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INTRODUCTION The Committee on Manne Structures (CMS) annual report outlines a coordinated research plan for the interagency Ship Structure Committee (SSC). The SSC is an interagency body through which the U.S. Coast Guard, Naval Sea Systems Command, Mantime Administration, Military Sealift Command, Amencan Bureau of Shipping, Transport Canada, and the Canadian Department of Defence coordinate their research on structural integrity of marine structures. The research program of the SSC is intended to accommodate advanced concepts and long-range planning, as well as research in technology areas of matenais cntena, loads and response, design methods, fabrication and maintenance, and reliability. The SSC, which has Easter for almost 50 years, represents a consensus among government agencies on the importance of maintaining a strong research program in ship structures. The CMS recommendations embody a multlyear research planning program that makes recommendations for the research program of the SSC for fiscal years (FY) 1995 and later and reviews FY 1993 research activities. The projects, though capable of standing alone as specific technology enhancements, are grouped into four thrust areas: reliability, composites, producibility/competitiveness, and inspection/maintenance. In addition, in order to maximize knowledge of potential follow-on projects, Appendix A describes those projects considered for out-year support of specific thrust areas. The report contains five color-coded sections that compose: I. introduction, the SSC strategic plan, recommendations for the research program, and appendices B and C white; 2. FY 1995 project recommendations~reen; 3. active and pending projects yellow; 4. completed projects blue; and 5. potential future-year projects - (Appendix AWbei~e. ~ 1 ~ ~ ~ The CMS provides advice that is independent and objective in accordance with the National Research Council process. However, the CMS does meet regularly with the SSC to ensure that the marine structures research that the SSC considers most important is considered in the recommendations of the CMS. The responsibilities of the CMS and its relationship to the SSC are more fully described in AppendLx B. The CMS keeps abreast of major technical issues of interest to federal agencies and national programs In which marine structures research can have significant positive impacts. Dunng its 1992 meetings, the committee discussed agency research and development programs that were presented at the Ship Structure Subcommittee spring meeting; the areas of national interest that might be affected by CMS research recommendations; and special technical topics concerned with safety, reliability, structural maintenance, industry competitiveness,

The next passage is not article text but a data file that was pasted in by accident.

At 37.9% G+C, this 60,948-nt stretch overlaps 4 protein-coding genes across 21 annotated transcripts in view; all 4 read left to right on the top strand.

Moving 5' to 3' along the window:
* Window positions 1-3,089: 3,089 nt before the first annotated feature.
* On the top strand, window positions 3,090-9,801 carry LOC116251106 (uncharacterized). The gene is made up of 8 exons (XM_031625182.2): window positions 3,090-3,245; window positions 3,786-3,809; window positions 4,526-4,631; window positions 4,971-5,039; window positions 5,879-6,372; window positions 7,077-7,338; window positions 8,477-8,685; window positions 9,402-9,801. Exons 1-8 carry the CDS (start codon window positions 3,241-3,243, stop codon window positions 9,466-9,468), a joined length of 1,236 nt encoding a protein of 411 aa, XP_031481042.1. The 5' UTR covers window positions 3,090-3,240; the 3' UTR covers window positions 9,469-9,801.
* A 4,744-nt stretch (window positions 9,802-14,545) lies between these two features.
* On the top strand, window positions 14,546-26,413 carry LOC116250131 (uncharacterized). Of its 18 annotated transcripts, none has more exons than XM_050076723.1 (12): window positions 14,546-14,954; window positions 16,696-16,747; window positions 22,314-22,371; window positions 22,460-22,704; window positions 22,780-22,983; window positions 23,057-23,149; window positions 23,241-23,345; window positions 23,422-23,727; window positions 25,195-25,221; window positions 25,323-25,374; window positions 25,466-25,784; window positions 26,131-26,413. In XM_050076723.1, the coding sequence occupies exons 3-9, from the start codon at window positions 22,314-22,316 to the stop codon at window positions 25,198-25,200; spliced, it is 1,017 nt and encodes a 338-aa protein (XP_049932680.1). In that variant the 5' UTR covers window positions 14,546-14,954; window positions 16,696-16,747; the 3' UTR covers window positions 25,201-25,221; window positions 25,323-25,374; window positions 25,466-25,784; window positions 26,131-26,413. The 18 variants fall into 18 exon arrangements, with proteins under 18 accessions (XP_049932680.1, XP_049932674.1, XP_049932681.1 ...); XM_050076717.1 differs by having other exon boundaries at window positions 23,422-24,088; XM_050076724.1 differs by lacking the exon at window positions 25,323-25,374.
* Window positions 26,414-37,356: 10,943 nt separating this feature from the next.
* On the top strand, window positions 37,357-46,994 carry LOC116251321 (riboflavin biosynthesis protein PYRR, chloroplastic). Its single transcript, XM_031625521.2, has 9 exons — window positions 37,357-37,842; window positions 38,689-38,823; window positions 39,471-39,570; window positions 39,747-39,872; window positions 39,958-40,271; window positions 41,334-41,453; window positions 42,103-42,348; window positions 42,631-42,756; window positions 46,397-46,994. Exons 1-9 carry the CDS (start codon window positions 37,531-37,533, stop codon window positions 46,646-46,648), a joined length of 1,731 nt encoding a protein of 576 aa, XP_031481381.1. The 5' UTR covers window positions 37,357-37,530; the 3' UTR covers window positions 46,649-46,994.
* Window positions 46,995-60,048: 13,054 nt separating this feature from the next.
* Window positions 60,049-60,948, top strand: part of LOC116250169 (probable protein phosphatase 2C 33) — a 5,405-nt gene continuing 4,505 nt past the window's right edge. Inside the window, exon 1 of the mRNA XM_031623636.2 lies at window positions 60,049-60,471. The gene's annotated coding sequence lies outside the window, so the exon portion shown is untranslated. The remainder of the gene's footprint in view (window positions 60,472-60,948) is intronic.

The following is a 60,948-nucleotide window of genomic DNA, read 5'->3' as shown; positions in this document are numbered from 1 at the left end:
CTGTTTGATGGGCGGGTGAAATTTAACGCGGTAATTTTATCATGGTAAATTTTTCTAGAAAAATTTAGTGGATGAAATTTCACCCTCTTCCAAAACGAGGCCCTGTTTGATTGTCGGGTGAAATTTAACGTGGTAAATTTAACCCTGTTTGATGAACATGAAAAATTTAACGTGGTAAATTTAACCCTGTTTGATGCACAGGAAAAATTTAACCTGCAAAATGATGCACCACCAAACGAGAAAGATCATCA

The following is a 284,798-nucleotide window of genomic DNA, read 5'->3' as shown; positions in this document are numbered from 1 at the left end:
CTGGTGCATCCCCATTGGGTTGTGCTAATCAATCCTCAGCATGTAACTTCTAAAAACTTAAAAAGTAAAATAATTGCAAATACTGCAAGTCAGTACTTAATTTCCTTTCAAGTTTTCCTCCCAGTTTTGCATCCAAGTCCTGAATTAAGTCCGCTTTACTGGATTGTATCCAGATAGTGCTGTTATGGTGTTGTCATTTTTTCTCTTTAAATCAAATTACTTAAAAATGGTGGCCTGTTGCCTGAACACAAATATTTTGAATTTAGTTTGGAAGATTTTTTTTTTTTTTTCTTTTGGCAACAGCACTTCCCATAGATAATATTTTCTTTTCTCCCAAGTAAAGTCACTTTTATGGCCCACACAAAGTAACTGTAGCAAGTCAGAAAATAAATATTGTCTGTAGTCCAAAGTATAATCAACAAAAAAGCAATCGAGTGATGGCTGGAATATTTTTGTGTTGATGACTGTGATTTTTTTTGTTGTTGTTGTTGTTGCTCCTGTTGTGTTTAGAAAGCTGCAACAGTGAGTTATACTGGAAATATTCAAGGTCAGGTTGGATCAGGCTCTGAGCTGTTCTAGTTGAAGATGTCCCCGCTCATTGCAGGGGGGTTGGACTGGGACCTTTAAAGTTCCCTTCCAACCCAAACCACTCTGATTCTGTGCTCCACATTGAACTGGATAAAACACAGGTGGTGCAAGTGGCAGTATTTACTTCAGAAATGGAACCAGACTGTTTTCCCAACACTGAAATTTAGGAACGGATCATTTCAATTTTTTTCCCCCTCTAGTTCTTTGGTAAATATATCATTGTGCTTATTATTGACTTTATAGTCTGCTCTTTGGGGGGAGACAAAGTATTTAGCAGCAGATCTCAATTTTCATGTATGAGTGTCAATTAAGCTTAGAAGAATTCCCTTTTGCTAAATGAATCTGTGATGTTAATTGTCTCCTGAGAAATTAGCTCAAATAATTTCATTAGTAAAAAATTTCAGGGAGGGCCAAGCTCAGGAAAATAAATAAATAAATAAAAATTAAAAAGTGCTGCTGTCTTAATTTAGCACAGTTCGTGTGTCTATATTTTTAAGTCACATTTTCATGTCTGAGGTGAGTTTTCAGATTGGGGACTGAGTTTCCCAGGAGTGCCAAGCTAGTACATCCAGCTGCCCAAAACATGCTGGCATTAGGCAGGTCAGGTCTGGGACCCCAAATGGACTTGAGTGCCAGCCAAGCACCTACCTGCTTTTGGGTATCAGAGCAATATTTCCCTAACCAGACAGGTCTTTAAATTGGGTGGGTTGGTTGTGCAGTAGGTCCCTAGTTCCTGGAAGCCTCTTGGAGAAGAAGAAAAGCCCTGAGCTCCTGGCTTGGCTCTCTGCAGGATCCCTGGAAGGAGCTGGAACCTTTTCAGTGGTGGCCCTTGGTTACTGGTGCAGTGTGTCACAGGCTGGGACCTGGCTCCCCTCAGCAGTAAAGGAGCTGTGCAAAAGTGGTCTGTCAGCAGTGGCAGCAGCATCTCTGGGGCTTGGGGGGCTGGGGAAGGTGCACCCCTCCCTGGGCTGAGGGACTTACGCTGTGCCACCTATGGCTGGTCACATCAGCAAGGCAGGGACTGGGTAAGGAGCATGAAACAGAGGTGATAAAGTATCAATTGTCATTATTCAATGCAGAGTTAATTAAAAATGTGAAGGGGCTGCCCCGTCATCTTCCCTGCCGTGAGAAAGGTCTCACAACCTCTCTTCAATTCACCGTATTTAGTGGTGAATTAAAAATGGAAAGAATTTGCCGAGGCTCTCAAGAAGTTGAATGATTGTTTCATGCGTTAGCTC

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and advanced-matenals technology. In order to provide proper visibility to the recommended projects, they are related as parts of totaI-program thrust areas that support SSC goals. In September 1993, the CMS held its annual joint meeting with the Ship Structure Subcommittee to discuss research areas of most Interest to sponsoring agencies, the strategic plan, and the future financial status of the SSC and its potential effect on CMS efforts. The CMS recognizes that research in ship structures is being sponsored independently by agencies with relatively large funds compared with those available to the SSC. The challenge to the CMS thus becomes one of developing and recommending meaningful and timely research programs that wall dovetail with these funded major . . ~ - ` ~ . ^^ . . ~ .~~ an. . programs. ln ~ ~ ~ and provide initial guidance for' or otherwise enhance, sponsonug agency efforts. Furthermore, the research recommendations represent a basis for establishing agency research programs. For example, the Navy's Reliability-based Structural Design Program stems from, and is supported by, the reliability thrust of the CMS. In order to properly support the SSC, the CMS strives to maintain a balanced composition of expertise on the Design and Matenals work groups. To ensure broad appeal among the sponsoring agencies and secure the benefits of relevant technologies and technology transfer, representation is obtained from al] relevant techrucal disciplines, academia, the research community, and the marine industry. The SSC unanimously endorsed a strategic plan on June 5, 1992, and this approved plan is reproduced in its entirety in Appendix C. The CMS project recommendations are keyed to the national coals and specific strategies adriressed in the 1 11S way, tne _~ .~ recommenc s como. ementaw enorts teat Ale all in gaps d~ c_ ~ Ad, , e ~~ ~ ~ , it, , ~ , , ~ ~ , ~ ~ ~ b5c Strategic Plan. Flowever, penod~c review and revision of the strategic plan by the SSC wall keep the plan abreast of changing circumstances. In November 1993, the SSC approved publishing a biennial, rather than an annual, report of research recommendations. This step had two potential benefits: first, encouragement of multiyear contracts, thus streamlining the contracting process, and second, a potential for more cost-effective advice. The first biennial report is planned for the FY 1996 - 1997 recommendations. For the research program for the SSC for FY 1995, the current report recommends 16 research Droiects that film SUDDort the strategic nian and its stated coals and strategies. Also incIudec] in (Appendix A) are 26 potential follow-on projects for later years for the 4 specific thrust areas. In the following sections, projects designated with an "SSC" prefix are published SSC reports, those designated with an "SR-" prefix are currently being funded, .. ... .. . .. ~ 1 J J ~ ~ - =- rid o- those warn a Ye- pretrx are recommended for FY 1995, and those with a "95D-" or "95M-" prefix are out-year potential projects. Many of these proposed projects are recommendations from the CMS report for FY 1994 that have been reviewed and either were found to be relevant as written, or were rewritten to resect changes In the technology. These continued projects have their previous number appended to their titles. The designation 'TIC" refers to projects recommended by Transport Canada rather than by the work groups. Discussions of the projects for later years that are contained in this report are a first step toward the development of a biennial report. 2